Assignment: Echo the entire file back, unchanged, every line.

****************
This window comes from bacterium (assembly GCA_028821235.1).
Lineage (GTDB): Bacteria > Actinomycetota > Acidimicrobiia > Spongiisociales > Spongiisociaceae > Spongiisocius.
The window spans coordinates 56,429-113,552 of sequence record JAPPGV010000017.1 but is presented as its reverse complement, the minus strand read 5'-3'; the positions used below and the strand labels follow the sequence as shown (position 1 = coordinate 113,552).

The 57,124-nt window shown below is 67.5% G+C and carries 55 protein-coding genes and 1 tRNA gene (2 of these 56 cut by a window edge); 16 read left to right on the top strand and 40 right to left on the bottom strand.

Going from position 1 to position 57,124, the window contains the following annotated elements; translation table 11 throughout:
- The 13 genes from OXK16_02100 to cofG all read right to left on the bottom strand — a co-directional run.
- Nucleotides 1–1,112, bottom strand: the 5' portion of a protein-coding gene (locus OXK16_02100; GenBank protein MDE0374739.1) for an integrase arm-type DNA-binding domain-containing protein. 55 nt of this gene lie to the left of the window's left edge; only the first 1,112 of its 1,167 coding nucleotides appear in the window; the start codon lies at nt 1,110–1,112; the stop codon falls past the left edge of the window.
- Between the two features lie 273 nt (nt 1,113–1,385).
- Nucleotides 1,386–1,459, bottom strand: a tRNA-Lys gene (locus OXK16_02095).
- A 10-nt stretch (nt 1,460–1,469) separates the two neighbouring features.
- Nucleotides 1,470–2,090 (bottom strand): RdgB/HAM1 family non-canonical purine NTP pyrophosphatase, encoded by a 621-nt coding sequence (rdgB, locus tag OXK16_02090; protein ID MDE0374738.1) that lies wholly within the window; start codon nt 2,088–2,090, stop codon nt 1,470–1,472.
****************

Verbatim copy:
This window comes from bacterium (assembly GCA_028821235.1).
Lineage (GTDB): Bacteria > Actinomycetota > Acidimicrobiia > Spongiisociales > Spongiisociaceae > Spongiisocius.
The window spans coordinates 56,429-113,552 of sequence record JAPPGV010000017.1 but is presented as its reverse complement, the minus strand read 5'-3'; the positions used below and the strand labels follow the sequence as shown (position 1 = coordinate 113,552).

The 57,124-nt window shown below is 67.5% G+C and carries 55 protein-coding genes and 1 tRNA gene (2 of these 56 cut by a window edge); 16 read left to right on the top strand and 40 right to left on the bottom strand.

Going from position 1 to position 57,124, the window contains the following annotated elements; translation table 11 throughout:
- The 13 genes from OXK16_02100 to cofG all read right to left on the bottom strand — a co-directional run.
- Nucleotides 1–1,112, bottom strand: the 5' portion of a protein-coding gene (locus OXK16_02100; GenBank protein MDE0374739.1) for an integrase arm-type DNA-binding domain-containing protein. 55 nt of this gene lie to the left of the window's left edge; only the first 1,112 of its 1,167 coding nucleotides appear in the window; the start codon lies at nt 1,110–1,112; the stop codon falls past the left edge of the window.
- Between the two features lie 273 nt (nt 1,113–1,385).
- Nucleotides 1,386–1,459, bottom strand: a tRNA-Lys gene (locus OXK16_02095).
- A 10-nt stretch (nt 1,460–1,469) separates the two neighbouring features.
- Nucleotides 1,470–2,090 (bottom strand): RdgB/HAM1 family non-canonical purine NTP pyrophosphatase, encoded by a 621-nt coding sequence (rdgB, locus tag OXK16_02090; protein ID MDE0374738.1) that lies wholly within the window; start codon nt 2,088–2,090, stop codon nt 1,470–1,472.